SHE TRAVELS THE WORLD CREATING INCREDIBLE ILLUSTRATIONS FOR SOME OF THE BIGGEST NAMES AND PROVIDING WORKSHOPS MEET ARTIST YUKO SHIMIZU

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“Guardian Angels” - Illustration, 2016

You didn’t have the most conventional path into illustrating, will you tell us how things developed before you became an internationally recognised illustrator?

Life is very interesting. When you are going through major changes, you are just so focused on what you are doing, and to get through that situation, you don’t really think much more than you really need to focus and get through it. It is when you look back at what you had done, you feel like, holy crap, I didn’t know I had that much of a will power. 

What I learned from that, or any other life changing experiences is, when things get too overwhelming then stop thinking too far in the future, and really really focus on each problem I need to solve now. For example, I am working on quite a big project where I have to do seven illustrations, each need significant amount of research. In order to not freak out, I try and focus on one at a time, and keep the rest out of my mind. This tactic really works. 

 

So, yes, I studied busienss (marketing and advertising) in college, and worked in corporate PR job in Tokyo for 11 years before I quit to move to New York to enroll myself in the first year of college at School of Visual Arts in New York in hope of becoming an illustrator. I started art school very late (my classmates could have been my kids if I was a teenage mom), and started my career very late (after two years of undergraduate studies, and two more years in graduate school). 

I can talk a lot about this process. But of course, I don’t have unlimited amount of time so I will sum up what I have learned:

 

Life change is hard. But if you know what you want to do with your life, change when you can. There is no such thing as you are too old. And it is OK if your life would not turn out the way you have dreamed, because it often wouldn’t, and life have no guarantees.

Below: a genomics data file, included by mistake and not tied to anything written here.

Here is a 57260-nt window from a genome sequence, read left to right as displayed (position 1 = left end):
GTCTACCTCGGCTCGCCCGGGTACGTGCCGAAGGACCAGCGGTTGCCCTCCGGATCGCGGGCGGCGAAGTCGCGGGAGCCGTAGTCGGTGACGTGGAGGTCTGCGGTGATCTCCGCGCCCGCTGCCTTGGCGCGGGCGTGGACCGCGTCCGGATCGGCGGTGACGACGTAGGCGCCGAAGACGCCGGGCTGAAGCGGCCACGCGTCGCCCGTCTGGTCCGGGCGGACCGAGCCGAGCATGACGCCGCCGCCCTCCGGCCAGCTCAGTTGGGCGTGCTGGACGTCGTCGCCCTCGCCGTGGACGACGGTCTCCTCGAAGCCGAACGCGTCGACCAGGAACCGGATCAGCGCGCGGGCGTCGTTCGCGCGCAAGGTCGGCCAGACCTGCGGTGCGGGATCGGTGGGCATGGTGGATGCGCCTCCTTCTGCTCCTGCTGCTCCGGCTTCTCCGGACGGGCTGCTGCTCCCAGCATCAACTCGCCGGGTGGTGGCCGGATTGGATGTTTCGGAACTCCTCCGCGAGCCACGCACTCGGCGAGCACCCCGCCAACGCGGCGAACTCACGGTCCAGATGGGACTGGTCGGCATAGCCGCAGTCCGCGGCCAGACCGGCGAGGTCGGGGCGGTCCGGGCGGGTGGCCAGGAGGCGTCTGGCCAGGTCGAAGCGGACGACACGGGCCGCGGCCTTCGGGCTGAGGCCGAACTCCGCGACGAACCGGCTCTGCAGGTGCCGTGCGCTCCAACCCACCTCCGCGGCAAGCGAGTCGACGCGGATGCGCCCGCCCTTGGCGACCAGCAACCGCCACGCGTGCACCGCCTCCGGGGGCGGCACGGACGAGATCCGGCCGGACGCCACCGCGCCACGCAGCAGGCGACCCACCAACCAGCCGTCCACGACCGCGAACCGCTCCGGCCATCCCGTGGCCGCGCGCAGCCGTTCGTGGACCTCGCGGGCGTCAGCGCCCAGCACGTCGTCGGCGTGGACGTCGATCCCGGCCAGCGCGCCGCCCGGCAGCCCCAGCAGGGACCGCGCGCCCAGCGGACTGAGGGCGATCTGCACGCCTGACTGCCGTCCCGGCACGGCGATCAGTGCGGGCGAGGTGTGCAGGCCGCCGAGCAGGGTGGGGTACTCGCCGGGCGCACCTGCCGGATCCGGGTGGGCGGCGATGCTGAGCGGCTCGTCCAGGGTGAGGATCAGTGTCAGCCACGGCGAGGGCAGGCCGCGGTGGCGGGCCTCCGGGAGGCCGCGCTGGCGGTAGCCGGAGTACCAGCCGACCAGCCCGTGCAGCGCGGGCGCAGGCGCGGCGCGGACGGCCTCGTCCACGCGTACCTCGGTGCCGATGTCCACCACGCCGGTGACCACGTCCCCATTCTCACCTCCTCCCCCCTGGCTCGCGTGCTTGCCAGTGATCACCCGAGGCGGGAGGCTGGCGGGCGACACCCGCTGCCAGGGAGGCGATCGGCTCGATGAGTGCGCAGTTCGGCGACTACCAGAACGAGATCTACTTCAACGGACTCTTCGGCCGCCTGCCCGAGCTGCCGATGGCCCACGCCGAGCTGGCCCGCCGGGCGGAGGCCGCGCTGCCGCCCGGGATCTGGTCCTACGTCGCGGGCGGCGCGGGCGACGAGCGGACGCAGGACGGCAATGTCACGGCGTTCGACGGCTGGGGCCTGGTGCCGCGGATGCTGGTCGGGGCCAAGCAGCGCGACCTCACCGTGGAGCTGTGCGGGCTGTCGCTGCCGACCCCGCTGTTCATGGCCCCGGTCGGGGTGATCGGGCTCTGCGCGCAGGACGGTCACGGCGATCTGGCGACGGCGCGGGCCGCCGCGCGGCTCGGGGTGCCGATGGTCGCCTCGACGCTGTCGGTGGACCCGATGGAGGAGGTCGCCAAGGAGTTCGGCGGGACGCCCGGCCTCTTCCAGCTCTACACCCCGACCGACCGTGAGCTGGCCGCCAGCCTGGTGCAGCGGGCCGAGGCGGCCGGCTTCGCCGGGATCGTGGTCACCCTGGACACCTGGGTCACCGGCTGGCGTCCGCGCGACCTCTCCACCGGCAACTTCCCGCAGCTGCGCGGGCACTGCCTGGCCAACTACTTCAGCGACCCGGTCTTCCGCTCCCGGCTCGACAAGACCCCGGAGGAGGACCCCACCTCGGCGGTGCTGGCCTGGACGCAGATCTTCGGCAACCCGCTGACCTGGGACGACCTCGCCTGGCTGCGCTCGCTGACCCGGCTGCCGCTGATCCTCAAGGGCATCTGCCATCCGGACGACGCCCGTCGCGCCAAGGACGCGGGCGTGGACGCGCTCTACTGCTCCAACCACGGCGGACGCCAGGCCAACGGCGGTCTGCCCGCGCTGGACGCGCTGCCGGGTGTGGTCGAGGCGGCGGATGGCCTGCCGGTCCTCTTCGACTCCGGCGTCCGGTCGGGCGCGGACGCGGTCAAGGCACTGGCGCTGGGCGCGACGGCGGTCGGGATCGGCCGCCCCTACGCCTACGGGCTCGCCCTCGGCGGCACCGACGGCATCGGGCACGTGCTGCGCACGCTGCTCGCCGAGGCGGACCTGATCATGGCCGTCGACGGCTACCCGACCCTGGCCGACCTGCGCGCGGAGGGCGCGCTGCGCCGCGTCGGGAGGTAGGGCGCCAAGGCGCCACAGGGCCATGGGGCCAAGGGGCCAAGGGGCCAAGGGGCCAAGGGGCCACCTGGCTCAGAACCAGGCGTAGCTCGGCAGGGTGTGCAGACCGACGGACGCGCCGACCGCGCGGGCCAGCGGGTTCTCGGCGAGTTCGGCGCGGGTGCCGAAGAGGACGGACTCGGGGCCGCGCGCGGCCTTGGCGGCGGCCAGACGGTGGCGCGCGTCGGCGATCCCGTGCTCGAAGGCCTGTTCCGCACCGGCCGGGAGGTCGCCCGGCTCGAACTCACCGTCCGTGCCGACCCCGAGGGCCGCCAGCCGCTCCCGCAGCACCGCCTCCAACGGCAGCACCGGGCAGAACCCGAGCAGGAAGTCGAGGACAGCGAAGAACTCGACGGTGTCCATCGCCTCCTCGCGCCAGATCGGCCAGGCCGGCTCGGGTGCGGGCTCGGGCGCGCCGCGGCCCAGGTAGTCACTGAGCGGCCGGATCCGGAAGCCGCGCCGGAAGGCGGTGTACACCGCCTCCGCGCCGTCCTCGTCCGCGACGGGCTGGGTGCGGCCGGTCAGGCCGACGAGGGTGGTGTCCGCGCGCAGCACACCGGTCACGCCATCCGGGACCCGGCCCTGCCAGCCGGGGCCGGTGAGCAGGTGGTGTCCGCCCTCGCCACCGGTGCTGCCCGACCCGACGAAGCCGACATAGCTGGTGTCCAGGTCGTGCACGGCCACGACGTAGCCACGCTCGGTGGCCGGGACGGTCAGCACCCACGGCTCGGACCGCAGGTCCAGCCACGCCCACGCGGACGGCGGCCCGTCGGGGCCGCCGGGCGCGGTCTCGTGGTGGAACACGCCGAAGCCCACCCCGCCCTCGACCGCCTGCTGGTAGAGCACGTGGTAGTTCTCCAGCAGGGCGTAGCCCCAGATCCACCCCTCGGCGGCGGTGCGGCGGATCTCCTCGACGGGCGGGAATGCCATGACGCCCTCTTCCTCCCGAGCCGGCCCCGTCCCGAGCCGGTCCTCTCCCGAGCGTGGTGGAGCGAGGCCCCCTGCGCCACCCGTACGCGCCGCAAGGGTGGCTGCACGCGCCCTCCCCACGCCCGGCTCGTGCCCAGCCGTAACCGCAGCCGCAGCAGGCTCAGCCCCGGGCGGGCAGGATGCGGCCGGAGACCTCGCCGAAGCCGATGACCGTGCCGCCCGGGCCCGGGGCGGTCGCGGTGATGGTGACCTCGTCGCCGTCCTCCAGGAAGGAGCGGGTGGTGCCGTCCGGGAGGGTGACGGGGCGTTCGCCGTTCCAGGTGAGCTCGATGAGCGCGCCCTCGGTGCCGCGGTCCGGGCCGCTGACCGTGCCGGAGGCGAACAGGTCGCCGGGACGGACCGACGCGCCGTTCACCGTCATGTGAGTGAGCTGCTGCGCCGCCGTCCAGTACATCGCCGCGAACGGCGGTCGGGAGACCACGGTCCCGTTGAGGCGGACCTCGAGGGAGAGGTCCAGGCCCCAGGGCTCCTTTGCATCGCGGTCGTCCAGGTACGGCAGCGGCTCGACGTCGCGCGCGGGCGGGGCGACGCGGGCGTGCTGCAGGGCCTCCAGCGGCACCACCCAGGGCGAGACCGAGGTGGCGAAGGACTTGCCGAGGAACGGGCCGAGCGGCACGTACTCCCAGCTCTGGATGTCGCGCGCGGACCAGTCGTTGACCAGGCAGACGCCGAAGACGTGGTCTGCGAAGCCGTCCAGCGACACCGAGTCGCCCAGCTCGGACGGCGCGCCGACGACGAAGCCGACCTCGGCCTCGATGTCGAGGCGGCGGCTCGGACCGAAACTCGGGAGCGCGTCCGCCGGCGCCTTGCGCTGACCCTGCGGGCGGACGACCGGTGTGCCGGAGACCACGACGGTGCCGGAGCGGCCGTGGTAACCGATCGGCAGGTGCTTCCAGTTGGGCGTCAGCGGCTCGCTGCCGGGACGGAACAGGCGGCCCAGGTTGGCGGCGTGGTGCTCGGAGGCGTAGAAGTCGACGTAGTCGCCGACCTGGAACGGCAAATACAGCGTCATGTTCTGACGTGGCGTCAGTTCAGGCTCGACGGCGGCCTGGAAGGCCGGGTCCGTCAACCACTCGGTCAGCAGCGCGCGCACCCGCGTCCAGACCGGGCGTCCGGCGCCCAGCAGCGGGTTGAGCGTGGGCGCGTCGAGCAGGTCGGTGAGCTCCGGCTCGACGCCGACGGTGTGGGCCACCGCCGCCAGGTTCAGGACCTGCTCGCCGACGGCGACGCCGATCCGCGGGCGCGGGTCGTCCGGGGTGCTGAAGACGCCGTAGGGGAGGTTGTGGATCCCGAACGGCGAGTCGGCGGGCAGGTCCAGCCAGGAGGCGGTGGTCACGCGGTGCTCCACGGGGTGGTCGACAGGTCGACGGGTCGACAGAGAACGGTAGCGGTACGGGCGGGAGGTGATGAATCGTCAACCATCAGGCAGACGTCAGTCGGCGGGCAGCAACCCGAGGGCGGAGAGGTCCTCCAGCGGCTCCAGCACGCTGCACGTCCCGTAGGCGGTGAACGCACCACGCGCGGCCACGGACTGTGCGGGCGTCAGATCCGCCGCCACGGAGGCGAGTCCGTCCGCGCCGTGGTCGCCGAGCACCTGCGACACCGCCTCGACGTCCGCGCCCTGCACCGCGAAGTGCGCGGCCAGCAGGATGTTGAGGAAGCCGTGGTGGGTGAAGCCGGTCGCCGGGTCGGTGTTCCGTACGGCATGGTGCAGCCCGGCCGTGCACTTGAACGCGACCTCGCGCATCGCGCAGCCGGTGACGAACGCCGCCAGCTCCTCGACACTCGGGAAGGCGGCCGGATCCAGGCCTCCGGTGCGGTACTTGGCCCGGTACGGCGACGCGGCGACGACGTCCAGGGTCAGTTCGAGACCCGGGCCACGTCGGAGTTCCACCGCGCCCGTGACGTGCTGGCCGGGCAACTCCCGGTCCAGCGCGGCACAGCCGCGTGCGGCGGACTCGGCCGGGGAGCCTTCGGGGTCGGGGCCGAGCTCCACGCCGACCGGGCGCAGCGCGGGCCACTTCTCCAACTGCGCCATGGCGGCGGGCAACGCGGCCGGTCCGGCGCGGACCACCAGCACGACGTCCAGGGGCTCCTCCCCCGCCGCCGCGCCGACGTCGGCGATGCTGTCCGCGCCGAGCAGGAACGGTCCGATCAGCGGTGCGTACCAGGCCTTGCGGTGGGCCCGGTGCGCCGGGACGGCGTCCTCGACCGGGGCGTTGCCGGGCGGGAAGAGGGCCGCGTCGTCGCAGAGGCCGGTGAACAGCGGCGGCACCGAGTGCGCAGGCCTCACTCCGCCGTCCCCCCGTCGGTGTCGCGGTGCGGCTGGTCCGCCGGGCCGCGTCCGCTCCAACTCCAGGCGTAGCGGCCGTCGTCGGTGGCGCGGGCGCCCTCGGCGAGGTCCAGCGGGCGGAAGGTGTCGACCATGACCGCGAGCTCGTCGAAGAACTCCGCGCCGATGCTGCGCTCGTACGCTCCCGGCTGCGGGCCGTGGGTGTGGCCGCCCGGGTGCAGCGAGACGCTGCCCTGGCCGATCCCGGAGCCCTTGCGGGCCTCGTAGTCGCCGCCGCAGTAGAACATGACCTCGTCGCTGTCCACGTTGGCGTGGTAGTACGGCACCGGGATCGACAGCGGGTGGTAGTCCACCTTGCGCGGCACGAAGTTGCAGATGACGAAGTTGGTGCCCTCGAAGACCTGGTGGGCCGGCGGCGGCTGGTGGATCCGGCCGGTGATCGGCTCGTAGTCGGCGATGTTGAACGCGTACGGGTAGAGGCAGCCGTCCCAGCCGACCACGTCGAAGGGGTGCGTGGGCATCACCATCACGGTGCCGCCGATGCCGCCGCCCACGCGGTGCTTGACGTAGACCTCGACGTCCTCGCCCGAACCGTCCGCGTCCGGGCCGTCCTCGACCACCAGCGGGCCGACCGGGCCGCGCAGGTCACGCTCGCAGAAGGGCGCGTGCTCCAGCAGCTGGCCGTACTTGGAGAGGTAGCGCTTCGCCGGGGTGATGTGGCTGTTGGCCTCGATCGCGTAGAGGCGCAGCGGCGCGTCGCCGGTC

What I can tell you for sure is, that if you have something you like to try out, and if you do not try it out for reasons such as fear of failure, you will regret it for the rest of your life, and ‘what if’ would always haunt you. What matters is that you give yourself a chance, and work hard toward it, regardless of the final outcome, you would never have that regret of ‘what if’. What is more important in life is the process, and not the outcome. 

 

Am I an internationally recognized illustrator? Um, I guess you can say that, as I make my living doing this, and I get projects from different countries. But in every day basis, I don’t really think about it that way. What is important for me is I am working on projects I am happy with and proud of (though, often times, it is tough going through each project. Every project hurts like birth. Well, not that I have given birth. But each work is my baby I care a lot about. ), and that I am giving myself enough challenge to let me grow as an artist everyday. 


“Spy Vs Spy” - Illustration, 2015

 

Unfortunately you are sometimes mistaken for another artist with the same name who created ‘Hello Kitty’, but you yourself have worked on some pretty big name projects! What is it like creating for the likes of Nike, Gap and Rolling Stone?